Triple Diagnosis: Surmounting the Treatment Challenge (Part 2)
To make the study as reality-based as possible, consumers of treatment
services play a vital and essential role. Each study site has a
consumer advisory board comprised of people living with HIV/AIDS
and mental and addictive disorders. The advisory boards help develop
effective local strategies for recruiting and retaining participants
and assist project staff with program design and participant feedback.
One member from each local board also serves as a consumer representative
to the study's multisite consumer workgroup of the steering
"This emphasis on consumer involvement is both novel and
effective," said Phil Meyer, L.C.S.W., a Los Angeles consultant
living with HIV who also serves as the consumer representative on
the study's steering committee. Mr. Meyer uses monthly conference
calls with the local consumer representatives to gather their suggestions
and concerns, and then shares these with the steering committee
in his role as one of 11 voting members.
"The consumers have had a real impact," said Mr. Meyer.
For example, when the steering committee was developing the intake
procedures to determine study participants' baseline characteristics,
the consumer representatives took a draft version of the battery
of tests. The consumers' comments—"Pages and pages
and pages of questions!"—led the steering committee
to reshape the final form of the baseline protocol significantly.
The steering committee reduced the length of the assessment, removed
certain measures, shuffled others, and developed an administrative
procedure that was much less stressful.
Now the consumers are focusing on publishing articles in journals
and magazines. One of their main goals is to highlight the importance
of consumer involvement as vital to the success of the study.
"Becoming an advocate is the next phase of treatment for
people," Mr. Meyer explained. "What we're learning
is that people who are actively in recovery have a real desire to
give back to the community."
|(l. to r.)
Maxine, Carita, and Dr. Marcia Andersen, all of the Well-Being
Institute, Inc., in Detroit, MI
Maxine, the Well-Being Institute's representative, is a perfect
example. Before she participated in the pilot program designed to
test the Institute's intervention, she was in bad shape. Although
she worked as a nurse, she drank heavily and secretly smoked crack
cocaine. And despite having been diagnosed with HIV, she wasn't
going to a doctor or taking medication.
"I thought, ‘Oh, well, I'm dying anyway, so
forget it,' " she explained. "But the Well-Being
program was a real stepping stone for me."
Now 59 years old with an undetectable viral load, Maxine has a
new career as an activist. Along with other members of her consumer
advisory board, she talks to current participants about how well
the program is working and shares their suggestions with the Well-Being
Institute staff. She also speaks out at conferences and teaches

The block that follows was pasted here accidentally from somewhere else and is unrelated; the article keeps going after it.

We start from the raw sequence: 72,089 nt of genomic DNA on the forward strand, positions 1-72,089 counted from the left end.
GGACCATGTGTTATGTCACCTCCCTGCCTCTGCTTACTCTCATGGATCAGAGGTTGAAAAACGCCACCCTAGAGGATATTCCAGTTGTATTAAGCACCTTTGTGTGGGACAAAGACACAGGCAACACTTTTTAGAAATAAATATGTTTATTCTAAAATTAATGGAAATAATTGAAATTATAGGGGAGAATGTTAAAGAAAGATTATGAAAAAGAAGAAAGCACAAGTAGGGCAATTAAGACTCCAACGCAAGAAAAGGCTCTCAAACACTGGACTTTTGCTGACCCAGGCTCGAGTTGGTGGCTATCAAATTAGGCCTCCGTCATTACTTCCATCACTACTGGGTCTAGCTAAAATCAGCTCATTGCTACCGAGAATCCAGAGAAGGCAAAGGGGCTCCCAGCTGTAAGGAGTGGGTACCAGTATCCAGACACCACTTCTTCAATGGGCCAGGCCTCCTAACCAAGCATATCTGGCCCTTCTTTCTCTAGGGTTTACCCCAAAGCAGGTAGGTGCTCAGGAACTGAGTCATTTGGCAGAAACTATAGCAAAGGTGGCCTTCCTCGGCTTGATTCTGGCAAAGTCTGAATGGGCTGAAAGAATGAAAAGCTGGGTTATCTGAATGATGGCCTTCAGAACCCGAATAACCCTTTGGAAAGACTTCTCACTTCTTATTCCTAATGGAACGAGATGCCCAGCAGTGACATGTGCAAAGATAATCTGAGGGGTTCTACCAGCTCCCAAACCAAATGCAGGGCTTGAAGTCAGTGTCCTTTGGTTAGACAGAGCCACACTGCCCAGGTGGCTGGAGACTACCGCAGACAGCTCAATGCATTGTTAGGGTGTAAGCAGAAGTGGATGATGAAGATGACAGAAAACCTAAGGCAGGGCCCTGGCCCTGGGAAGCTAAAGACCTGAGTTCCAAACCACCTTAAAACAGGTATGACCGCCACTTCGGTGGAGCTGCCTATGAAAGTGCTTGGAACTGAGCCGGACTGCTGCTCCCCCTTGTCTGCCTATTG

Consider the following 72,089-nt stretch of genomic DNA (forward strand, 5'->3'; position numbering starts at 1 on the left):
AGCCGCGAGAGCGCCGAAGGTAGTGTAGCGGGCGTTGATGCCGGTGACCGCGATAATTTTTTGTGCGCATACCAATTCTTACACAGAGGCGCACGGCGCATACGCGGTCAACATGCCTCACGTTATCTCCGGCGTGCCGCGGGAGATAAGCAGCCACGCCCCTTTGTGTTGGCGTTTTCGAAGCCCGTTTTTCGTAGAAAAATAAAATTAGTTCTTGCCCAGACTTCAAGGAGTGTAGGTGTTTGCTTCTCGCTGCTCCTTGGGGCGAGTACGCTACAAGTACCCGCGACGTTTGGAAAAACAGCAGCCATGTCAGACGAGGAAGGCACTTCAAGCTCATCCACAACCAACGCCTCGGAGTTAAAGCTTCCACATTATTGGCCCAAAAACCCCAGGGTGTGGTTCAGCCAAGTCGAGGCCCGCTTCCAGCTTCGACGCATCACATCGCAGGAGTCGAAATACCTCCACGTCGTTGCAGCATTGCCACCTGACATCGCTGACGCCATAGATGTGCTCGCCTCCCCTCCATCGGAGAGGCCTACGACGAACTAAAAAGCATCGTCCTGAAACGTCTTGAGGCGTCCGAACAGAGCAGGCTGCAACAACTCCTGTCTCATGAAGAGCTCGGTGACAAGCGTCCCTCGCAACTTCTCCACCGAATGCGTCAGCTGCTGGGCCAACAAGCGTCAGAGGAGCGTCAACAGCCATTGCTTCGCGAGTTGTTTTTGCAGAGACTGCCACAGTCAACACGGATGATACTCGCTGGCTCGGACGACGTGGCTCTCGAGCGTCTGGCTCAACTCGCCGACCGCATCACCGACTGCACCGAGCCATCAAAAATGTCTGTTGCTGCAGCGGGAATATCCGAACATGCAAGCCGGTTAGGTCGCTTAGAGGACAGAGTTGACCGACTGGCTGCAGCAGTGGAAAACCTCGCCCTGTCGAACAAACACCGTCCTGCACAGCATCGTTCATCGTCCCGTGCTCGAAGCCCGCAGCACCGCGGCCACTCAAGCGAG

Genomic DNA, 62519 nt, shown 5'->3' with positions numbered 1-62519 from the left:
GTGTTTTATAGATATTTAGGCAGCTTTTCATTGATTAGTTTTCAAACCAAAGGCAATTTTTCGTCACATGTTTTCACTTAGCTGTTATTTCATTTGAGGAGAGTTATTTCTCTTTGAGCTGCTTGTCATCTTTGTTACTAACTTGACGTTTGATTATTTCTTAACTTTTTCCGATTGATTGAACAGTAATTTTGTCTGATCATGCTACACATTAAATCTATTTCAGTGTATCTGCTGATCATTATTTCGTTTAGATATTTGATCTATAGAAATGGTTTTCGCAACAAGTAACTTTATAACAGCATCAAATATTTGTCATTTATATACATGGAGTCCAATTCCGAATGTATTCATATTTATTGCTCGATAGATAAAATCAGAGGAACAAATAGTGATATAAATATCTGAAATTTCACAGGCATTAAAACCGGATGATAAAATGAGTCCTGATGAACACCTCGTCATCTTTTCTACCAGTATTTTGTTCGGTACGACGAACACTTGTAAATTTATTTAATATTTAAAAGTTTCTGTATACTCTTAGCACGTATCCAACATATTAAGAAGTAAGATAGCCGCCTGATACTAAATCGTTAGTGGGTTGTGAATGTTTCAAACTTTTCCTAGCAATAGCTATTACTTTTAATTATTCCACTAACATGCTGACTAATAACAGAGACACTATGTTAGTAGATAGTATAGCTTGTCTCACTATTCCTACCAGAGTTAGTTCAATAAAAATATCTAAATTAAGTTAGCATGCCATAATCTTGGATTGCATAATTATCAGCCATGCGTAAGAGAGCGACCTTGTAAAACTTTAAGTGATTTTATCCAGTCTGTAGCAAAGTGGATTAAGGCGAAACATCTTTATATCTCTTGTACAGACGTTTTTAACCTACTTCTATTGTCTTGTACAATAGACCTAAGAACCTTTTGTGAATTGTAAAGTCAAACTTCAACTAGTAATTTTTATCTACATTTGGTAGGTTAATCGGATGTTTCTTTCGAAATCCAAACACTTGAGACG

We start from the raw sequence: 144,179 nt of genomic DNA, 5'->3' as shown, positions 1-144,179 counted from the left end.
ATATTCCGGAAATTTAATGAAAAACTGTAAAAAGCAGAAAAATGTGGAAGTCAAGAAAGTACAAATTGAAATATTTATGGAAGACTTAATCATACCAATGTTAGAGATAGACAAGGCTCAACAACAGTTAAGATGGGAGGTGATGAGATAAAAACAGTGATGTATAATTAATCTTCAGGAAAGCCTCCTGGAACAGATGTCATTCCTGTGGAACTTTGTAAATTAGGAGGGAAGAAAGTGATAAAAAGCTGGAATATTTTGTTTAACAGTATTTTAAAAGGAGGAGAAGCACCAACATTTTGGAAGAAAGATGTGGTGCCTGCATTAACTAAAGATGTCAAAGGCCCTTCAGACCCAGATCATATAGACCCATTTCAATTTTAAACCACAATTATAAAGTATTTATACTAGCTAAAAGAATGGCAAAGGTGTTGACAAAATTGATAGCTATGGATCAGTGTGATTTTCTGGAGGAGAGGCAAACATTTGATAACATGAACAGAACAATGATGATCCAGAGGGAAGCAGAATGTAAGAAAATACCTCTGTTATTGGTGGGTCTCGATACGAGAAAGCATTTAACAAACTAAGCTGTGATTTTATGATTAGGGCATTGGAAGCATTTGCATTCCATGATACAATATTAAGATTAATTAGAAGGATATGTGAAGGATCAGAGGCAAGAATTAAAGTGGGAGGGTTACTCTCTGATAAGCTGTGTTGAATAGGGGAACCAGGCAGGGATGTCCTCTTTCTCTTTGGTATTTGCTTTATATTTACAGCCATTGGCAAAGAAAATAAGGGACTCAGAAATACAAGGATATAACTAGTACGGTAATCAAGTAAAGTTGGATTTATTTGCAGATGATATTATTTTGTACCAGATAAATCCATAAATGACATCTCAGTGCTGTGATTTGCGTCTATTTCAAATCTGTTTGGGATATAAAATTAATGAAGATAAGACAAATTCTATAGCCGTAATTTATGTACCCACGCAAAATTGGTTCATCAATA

others how to advocate for themselves. "People are really
listening," she said.
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One Site's Intervention
The Well-Being Institute's nurse-based intervention targets
women with HIV who haven't shown up for appointments at an
HIV clinic, sometimes for years. Armed with lists of these women,
a friendly outreach "hostess," a nurse, and a driver
locate the women.
Whether the women are randomly assigned to the intervention or
control arm, participation in the actual study begins with a warm
welcome from the hostess. For those assigned to the intervention
arm, the process continues with a "bonding" session
with a nurse and an initial assessment. The nurse then accompanies
the woman to consultations with treatment providers for HIV/AIDS,
mental health, and substance abuse who offer recommendations for
care. Drawing on these recommendations and the patient's own
concerns, the nurse develops an integrated treatment plan and negotiates
its acceptance by all involved. The institute then does whatever
it takes to help the women adhere to those plans, such as providing
transportation and accompaniment to appointments or offering individual
and group counseling. Re-assessments at 3-month intervals help fine-tune
the participants' treatment goals and provide needed information
for the multisite study.
For study participants such as Carita, the Well-Being Institute's
intensive, one-on-one approach is working wonders. Before the study
began, Carita was just too emotionally exhausted to endure the three
bus rides it took to get to her HIV clinic. "When you've
been diagnosed as long as I have, you just get tired," she
explained. Now the institute transports her to appointments, helps
her keep track of the medication she takes for HIV and depression,
and provides a variety of vouchers.
"Many of the women we serve live near a major medical center,"
said Dr. Andersen. "They live in the shadow of the castle,
but they can't get over the castle walls." With help
from the Well-Being Institute, they may now have the key.
Part 1: Triple Diagnosis: Surmounting the Treatment Challenge
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